The former head of NDS added that ISIS is attempting to carry out more attacks in Moscow and Iran. According to him, ISIS has limited its attacks in Afghanistan to those of higher quality, successfully eliminating some key Taliban members.

This senior security official from the previous government stated that ISIS has increased its recruitment process, and the recruitment of its fighters is very rapid. He mentioned that four thousand ISIS members, who the previous government detained, were released by the Taliban when they took over Afghanistan. He emphasized that ISIS has sent a message to its supporters worldwide that Afghanistan under Taliban rule is a safer and better place than Syria, Iraq, and other parts of the world, urging them to come to Afghanistan.

Mr. Siraj added that al-Qaeda has also adopted this approach and has called on all its followers worldwide to come to Afghanistan.

The former head of the National Directorate of Security explained that ISIS has infiltrated the Taliban ranks, particularly in the ministries of defense, interior, and intelligence, gaining awareness of the Taliban’s counter-efforts through these infiltrators. He noted that the presence of this group is currently felt in the regions of Kunar, Nuristan, and Nangarhar.

In this discussion, Mr. Siraj stressed that the Taliban cannot fight ISIS. According to him, during the previous government, there was significant collaboration between the Taliban and ISIS, and some connections still exist between certain ISIS fighters and Taliban intelligence.

Drawing from his experience, the former head of NDS stated that ISIS fighters exhibited “high commitment” to the group’s objectives. A book published by Shahab al-Muhajir, the current leader of the group in Afghanistan, has been distributed to all group members, detailing how to act during operations, after operations, and during interrogation and arrest.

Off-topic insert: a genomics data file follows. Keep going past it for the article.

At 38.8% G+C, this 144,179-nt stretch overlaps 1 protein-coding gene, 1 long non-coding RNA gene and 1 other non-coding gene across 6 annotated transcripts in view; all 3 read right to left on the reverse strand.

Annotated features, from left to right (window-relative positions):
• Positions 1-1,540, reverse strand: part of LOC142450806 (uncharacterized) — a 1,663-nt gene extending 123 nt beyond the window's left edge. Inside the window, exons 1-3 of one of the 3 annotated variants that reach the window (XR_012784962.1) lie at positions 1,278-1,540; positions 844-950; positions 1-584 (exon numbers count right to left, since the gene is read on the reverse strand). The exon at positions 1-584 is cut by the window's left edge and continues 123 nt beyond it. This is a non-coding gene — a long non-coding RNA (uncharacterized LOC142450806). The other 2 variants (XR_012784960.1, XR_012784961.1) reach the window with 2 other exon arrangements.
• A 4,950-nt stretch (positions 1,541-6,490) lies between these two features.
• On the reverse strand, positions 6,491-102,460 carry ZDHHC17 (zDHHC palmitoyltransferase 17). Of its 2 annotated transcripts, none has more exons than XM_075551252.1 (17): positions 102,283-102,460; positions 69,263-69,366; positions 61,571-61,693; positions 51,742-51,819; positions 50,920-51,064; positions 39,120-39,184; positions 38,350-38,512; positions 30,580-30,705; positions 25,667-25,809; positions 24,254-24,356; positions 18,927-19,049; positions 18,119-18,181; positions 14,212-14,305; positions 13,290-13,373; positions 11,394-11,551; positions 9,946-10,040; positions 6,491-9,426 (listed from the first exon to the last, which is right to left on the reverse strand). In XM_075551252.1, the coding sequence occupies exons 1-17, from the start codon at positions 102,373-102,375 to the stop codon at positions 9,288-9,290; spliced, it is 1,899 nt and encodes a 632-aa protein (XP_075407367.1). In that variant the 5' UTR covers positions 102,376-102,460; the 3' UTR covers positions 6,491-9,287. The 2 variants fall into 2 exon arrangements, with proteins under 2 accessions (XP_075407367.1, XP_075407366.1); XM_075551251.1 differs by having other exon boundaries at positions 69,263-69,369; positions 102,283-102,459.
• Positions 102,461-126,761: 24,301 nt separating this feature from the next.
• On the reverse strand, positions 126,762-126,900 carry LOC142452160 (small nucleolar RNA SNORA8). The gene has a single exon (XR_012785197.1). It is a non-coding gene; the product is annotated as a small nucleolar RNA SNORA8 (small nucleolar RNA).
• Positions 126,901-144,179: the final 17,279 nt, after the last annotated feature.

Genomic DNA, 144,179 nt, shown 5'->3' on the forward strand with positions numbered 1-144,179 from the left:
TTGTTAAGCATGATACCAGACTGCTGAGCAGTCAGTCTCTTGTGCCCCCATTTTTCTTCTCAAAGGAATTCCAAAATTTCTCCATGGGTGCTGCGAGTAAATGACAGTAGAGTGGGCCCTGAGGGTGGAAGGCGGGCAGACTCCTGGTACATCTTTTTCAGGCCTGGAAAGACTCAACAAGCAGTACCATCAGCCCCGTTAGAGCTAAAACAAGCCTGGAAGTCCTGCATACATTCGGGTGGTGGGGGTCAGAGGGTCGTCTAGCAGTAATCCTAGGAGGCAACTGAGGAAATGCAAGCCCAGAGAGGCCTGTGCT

Mr. Siraj added that decision-making within ISIS was “highly decentralized.” He noted that a council made the main decisions of the group of six ISIS leaders. He stressed that whenever one of the council members was killed or captured, the remaining members continued their mission without delay, and the group’s units carried on their assigned tasks without hesitation.

The former head of the National Directorate of Security of Afghanistan emphasized that currently, not only ISIS is present in Afghanistan, but many terrorist groups operate under Taliban rule. All these groups use similar tactics, and information flows quickly among them, warranting concern for all of them.

Relationship Between the Taliban and Al-Qaeda

The former head of the National Directorate of Security has stated that the Taliban, as the main ally of al-Qaeda, now controls the economy. According to him, global jihadist groups have found the opportunity to regroup and strengthen themselves, compensating for the losses they have suffered over the past 20 years and preparing for future attacks.

Mr. Siraj emphasized that al-Qaeda while operating in countries such as Yemen and Somalia, has turned Afghanistan into its command and control center. He added that al-Qaeda members are currently working as advisors within Taliban-controlled ministries.

The former head of NDS stressed that the Taliban have issued Afghan passports to al-Qaeda members. According to Siraj, “A large number of prominent Taliban figures are more al-Qaeda than Taliban.”

Mr. Siraj mentioned that Qari Baryal, the Taliban governor in Kapisa province, Mawlawi Noor Jalal, the current acting head of the Ministry of Public Health under Taliban control, and former deputy minister of interior, Mohammad Agha Hakim, the Taliban governor in Panjshir province, and Tajmir Jawad, the first deputy head of Taliban intelligence, are key al-Qaeda figures within the Taliban regime.

Previously, the Hasht-e Subh Daily, in a separate report, found that ISIS has a presence in most parts of Afghanistan. According to the report’s findings, the widespread presence of ISIS in Afghanistan has deeply concerned the Taliban.

You can read the Persian version of this daily report here:

میزبانی طالبان از تروریستان بین‌المللی؛ افغانستان منبع بی‌ثباتی منطقه و جهان است | روزنامه ۸صبح